I've been reading through some research papers and magazine articles today, motivated by Xero's active approach to succession in the boardroom (see previous post). I wanted to find out how the related task of CEO succession is managed by boards. My two word conclusion from today's reading: not well.
A recent Stanford research survey provides insight. Half of the directors surveyed by the Stanford researcher said that a CEO successor was being groomed. That sounds good, but what about the other half? Over the years, I've asked a lot of directors to list the important tasks of the board. Most say that hiring the right CEO is towards the top of the list, yet the Stanford survey reveals that half don't follow through with an adequate succession plan.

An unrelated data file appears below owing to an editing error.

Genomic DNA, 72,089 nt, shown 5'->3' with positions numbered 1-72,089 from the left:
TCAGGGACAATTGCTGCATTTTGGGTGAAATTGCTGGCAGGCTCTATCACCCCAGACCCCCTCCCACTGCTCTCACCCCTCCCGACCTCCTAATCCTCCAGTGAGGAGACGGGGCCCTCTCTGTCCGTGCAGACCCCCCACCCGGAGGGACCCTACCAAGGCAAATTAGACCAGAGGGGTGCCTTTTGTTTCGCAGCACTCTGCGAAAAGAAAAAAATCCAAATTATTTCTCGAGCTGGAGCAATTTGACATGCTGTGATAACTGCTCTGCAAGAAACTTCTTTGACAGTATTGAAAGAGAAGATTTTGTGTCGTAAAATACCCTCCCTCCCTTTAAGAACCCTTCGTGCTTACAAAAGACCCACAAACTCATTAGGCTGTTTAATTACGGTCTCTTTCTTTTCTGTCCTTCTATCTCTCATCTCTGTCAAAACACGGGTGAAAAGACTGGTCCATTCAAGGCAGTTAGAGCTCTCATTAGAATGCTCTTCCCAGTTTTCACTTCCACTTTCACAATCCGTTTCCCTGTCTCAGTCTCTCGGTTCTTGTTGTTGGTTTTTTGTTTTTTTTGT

You would think that all boards would have a solid CEO succession plan, particularly as they carry overall responsibility for company performance, and strong leadership is crucial to strategy execution and company performance outcomes. I'm not sure why some boards overlook this important task. Are they too busy with other more pressing matters? Or are they too lazy? Or have they not thought about it? Perhaps shareholders can help, by asking questions at annual meetings to encourage boards to take CEO succession more seriously than many do now. I'm sure the payback to such enquiries will be palpable.
Thoughts on corporate governance, strategy and the craft of board work; our place in the world; and, other things that catch my attention.